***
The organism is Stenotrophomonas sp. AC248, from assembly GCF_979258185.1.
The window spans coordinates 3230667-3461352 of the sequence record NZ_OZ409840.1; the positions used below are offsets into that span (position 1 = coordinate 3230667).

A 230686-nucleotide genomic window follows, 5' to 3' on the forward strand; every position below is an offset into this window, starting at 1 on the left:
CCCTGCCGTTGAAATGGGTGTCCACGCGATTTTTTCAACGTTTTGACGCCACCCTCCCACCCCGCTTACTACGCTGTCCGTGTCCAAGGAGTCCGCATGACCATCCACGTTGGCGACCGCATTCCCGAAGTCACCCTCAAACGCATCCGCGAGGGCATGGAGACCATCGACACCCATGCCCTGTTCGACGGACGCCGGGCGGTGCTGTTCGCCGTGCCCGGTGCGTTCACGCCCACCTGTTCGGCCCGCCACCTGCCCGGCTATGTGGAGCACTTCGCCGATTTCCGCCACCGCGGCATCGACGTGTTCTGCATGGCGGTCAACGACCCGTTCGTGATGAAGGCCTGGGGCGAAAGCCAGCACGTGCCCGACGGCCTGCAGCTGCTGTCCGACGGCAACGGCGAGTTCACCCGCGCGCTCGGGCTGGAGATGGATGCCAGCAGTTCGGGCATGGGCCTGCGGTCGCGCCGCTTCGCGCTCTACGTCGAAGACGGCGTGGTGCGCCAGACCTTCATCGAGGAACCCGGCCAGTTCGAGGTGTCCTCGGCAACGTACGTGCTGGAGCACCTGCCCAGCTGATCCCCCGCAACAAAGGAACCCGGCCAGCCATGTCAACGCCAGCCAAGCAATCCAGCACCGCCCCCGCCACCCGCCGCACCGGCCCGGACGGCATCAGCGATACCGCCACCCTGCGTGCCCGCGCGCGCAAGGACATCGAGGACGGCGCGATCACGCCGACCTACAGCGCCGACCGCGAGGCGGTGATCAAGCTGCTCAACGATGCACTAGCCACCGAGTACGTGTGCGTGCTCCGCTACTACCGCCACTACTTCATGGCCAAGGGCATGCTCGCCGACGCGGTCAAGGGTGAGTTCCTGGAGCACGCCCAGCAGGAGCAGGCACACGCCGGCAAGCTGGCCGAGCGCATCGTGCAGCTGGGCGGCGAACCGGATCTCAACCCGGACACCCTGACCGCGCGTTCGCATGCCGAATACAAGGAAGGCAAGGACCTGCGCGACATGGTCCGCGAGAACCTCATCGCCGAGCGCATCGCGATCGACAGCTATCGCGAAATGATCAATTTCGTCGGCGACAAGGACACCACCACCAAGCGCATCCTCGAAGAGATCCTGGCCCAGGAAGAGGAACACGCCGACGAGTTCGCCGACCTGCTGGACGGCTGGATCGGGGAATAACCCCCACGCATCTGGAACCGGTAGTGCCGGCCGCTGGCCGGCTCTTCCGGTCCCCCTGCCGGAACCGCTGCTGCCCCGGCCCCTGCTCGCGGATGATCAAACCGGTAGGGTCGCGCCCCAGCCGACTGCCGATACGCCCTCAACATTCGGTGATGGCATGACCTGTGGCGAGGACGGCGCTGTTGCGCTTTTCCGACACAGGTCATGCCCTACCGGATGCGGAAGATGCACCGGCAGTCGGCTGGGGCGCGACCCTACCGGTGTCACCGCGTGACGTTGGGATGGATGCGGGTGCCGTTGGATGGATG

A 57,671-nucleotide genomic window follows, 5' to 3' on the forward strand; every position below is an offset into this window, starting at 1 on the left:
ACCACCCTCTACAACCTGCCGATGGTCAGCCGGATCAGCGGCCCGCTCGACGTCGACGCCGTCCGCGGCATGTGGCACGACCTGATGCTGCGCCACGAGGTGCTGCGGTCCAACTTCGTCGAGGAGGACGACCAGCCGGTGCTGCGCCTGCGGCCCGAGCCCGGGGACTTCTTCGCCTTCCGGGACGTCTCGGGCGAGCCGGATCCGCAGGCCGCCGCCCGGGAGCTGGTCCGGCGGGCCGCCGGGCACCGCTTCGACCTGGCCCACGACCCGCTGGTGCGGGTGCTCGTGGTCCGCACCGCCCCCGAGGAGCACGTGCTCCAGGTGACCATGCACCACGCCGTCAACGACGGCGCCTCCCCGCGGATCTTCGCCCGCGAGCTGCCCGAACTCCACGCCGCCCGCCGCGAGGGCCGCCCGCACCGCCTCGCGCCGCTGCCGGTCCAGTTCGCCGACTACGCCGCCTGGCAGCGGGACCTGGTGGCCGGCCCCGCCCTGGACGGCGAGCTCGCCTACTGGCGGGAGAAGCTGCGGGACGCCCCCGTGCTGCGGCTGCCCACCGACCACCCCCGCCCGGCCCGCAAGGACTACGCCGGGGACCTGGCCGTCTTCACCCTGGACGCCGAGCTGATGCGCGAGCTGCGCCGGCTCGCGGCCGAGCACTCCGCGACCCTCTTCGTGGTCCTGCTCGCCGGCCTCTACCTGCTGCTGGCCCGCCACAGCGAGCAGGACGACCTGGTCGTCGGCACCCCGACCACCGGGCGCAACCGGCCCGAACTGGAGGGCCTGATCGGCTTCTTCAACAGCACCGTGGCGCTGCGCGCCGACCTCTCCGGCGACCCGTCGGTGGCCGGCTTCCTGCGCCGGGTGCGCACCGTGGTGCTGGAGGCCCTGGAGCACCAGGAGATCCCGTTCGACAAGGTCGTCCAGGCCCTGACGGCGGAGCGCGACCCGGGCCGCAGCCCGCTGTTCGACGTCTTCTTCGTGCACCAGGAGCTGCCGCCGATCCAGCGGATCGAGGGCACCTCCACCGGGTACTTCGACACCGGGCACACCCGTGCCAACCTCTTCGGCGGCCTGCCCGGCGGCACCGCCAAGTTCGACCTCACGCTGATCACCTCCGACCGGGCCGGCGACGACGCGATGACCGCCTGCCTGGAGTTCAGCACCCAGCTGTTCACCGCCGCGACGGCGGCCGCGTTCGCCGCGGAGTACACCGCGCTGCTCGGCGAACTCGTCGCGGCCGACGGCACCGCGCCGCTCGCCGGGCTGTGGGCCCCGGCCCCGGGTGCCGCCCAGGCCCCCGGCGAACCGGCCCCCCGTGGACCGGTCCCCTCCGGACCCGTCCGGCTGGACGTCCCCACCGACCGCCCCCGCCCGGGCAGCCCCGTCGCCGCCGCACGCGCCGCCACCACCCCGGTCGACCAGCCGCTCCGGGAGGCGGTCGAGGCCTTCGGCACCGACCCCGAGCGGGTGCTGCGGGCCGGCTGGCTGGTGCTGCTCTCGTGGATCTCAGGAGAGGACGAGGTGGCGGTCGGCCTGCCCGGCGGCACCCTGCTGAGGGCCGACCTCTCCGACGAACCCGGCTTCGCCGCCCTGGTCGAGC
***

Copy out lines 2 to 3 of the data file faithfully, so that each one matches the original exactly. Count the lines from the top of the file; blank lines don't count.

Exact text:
The window spans coordinates 3230667-3461352 of the sequence record NZ_OZ409840.1; the positions used below are offsets into that span (position 1 = coordinate 3230667).

A 230686-nucleotide genomic window follows, 5' to 3' on the forward strand; every position below is an offset into this window, starting at 1 on the left: